Start-Up Business

7 Marketing Musts Within 60 Days of Start-Up

Possibly one of the most critical aspects of launching a successful start-up is marketing. Someone can only find your product or service if they’ve heard of you.

But it can be difficult to know where to begin and where to focus your efforts, particularly when you’re just starting out. Here is a list of marketing musts recently shared by

1. Build the brand. Arguably the most critical of marketing components, establishing your brand will aid in creating a cohesive voice for your new business. Building your brand includes creating a logo, choosing corporate colors and fonts, and fine-tuning your core values, vision and primary customer profile.

2. Launch a website. Once you have developed your brand, communicate that information through a website. Your initial site doesn’t have to be extensive but should answer the “who, what, where, when and why?” of your start-up. To help increase your reach, look for ways to start building the number of backlinks (links from other websites) coming into your site; writing articles or keeping a blog are common tactics, and they can help your search engine rankings and even boost web traffic.

3. Establish a social media presence. Even if you don’t plan on kicking off with an extensive social media campaign, you should consider creating accounts with popular platforms like Facebook and Twitter. Set aside a day to create simple profiles and link them to your website; be sure to promote those profiles on your website and on any marketing materials. You’ll also want to start following pertinent blogs and thought leaders. Take the time to read and participate in the blogs; this will help you gain exposure and establish your credibility. Just be sure that your comments are relevant and not self-promotional.

4. Get in with the press. Many marketing efforts are expensive, but public relations is free. Compile a list of local media outlets (newspapers, radio, television, and websites), industry-related magazines and newsletters, and online blogs and websites, and send them an email or a press release introducing yourself and announcing your start-up. Don’t overlook local publications that may want to profile a new area company.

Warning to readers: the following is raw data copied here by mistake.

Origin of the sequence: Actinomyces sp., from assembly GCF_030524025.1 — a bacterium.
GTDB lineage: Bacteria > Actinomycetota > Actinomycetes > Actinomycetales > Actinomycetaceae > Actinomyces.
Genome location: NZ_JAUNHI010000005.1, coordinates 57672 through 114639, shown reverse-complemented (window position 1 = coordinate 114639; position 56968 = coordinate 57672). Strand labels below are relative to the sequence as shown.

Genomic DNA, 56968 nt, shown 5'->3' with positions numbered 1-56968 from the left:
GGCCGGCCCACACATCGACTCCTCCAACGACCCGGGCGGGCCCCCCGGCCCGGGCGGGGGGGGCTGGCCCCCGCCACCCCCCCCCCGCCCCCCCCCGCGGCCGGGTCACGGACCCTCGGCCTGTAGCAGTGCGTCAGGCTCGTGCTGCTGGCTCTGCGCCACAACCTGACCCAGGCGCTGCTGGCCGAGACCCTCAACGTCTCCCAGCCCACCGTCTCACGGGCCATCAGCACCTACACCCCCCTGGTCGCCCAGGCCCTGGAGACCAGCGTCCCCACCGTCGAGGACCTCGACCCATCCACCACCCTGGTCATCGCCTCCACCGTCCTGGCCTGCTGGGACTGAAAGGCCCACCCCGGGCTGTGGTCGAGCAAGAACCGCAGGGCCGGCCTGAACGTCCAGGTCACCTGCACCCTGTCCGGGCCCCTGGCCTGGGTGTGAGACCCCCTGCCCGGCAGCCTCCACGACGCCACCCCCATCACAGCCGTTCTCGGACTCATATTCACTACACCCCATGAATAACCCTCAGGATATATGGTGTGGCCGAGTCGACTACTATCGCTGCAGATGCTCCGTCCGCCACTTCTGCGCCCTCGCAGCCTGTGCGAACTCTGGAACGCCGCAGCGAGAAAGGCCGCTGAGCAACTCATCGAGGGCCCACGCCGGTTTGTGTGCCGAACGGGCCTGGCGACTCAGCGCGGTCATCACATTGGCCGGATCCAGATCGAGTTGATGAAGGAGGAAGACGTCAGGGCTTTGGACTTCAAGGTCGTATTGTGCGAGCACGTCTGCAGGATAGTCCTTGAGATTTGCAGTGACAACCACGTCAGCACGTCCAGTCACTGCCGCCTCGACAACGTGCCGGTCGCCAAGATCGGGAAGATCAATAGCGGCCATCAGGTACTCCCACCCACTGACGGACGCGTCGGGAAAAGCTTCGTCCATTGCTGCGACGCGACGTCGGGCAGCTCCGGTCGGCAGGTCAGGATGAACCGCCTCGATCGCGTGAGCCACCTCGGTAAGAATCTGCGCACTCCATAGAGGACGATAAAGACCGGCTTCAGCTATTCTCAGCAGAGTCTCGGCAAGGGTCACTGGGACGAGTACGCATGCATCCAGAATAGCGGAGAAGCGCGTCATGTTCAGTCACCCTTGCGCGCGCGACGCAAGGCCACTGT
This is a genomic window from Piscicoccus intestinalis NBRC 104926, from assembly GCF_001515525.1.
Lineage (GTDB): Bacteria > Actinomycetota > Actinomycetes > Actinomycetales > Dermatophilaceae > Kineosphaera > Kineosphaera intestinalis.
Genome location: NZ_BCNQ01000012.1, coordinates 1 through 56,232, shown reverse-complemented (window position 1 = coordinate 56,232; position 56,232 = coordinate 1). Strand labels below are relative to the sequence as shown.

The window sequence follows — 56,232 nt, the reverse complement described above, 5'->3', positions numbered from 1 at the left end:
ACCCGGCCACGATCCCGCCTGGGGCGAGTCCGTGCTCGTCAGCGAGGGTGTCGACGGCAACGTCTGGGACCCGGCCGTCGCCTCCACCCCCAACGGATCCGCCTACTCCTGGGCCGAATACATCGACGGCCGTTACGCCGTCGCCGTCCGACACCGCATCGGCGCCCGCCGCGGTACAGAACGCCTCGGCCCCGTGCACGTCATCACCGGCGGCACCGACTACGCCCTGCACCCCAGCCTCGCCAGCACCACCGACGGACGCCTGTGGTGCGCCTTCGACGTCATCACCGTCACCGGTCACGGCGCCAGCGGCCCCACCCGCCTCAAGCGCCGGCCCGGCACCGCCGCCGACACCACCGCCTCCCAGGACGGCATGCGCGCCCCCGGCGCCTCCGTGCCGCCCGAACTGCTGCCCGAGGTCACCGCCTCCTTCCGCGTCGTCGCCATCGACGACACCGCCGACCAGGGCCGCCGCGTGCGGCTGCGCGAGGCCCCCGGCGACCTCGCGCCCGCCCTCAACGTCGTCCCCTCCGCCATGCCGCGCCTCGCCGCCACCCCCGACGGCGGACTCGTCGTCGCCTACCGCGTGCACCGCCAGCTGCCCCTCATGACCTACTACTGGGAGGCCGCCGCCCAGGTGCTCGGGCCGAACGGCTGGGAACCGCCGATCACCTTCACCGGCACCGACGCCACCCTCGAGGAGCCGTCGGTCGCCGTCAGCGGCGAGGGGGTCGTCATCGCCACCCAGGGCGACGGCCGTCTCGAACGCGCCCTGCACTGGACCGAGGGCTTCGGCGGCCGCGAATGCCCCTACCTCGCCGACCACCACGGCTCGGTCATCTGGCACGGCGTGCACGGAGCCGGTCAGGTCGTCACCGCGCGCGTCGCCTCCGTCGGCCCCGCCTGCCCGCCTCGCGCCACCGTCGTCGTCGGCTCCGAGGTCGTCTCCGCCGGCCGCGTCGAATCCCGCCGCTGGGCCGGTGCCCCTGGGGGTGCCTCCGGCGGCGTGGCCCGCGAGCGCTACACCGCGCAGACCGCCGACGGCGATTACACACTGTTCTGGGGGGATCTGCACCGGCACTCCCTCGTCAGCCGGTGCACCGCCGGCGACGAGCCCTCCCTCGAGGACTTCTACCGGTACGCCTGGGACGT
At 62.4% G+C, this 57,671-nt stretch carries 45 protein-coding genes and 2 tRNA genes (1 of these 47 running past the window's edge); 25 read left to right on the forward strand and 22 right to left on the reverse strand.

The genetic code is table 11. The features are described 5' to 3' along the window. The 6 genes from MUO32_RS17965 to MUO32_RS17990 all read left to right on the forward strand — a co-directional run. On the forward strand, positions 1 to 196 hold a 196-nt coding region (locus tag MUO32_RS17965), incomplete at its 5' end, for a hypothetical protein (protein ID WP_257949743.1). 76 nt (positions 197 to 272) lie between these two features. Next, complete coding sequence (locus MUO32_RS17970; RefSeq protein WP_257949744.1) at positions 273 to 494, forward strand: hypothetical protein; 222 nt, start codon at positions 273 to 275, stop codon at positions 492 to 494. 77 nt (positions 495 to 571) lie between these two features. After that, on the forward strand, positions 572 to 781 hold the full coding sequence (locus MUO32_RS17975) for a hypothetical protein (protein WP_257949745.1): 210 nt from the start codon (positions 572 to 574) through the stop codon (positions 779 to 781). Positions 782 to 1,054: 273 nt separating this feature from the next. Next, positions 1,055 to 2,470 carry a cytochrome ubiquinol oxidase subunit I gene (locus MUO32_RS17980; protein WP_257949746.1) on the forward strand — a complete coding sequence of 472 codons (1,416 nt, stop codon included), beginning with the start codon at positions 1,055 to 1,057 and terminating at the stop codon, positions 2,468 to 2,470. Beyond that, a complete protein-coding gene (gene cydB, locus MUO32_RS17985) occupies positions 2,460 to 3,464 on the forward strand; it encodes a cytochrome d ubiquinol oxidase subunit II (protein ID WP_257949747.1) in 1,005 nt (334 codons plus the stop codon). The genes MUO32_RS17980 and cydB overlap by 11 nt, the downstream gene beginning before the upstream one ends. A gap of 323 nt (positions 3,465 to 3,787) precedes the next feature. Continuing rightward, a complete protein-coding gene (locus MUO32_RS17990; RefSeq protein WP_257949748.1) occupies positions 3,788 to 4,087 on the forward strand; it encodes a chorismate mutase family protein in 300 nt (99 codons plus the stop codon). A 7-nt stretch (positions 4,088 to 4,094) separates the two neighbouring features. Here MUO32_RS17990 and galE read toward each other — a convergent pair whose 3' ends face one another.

5. Network, network, network. Often, in business, it’s all about who you know; so, it’s important to start building your professional network right from the start. Through a combination of “traditional” avenues (think Chamber of Commerce, industry associations etc.) and online networking on sites like LinkedIn, you can get a lot of traction in spreading the word about your new company.

6. Start a marketing customer database. Be sure to capture your customers’ information right from the start so that you can begin building a strong retention marketing effort. Remember, it’s more expensive to gain new customers than retain existing ones. As time goes on, you can use the information to review your customer and sales data for trends. Digging into the numbers will help you identify ways to grow your early successes.

7. Spend wisely. The downside of marketing is that some tactics take a while to get the word out and – for some of these marketing musts – cost money. Track your costs and figure the ROI early on. If you’re like most start-ups, cash and resources are likely tight. In that case, bump up your efforts in low-cost efforts like social media or blogging. And look for other areas of your business where you can save money and, perhaps, re-allocate those funds to marketing. For instance, take the time to research a small-business credit card that will fit your needs and might even give you something in return, in the form of rewards points or cash back. Or, consider ways to save money on your business insurance.

Of course, marketing alone can’t guarantee business success. But it can play a big role in finding the customers who will buy your product or service, and setting you on the road to fulfilling your dreams.


Guest blogger Charles Tran is founder of, a credit card comparison website.

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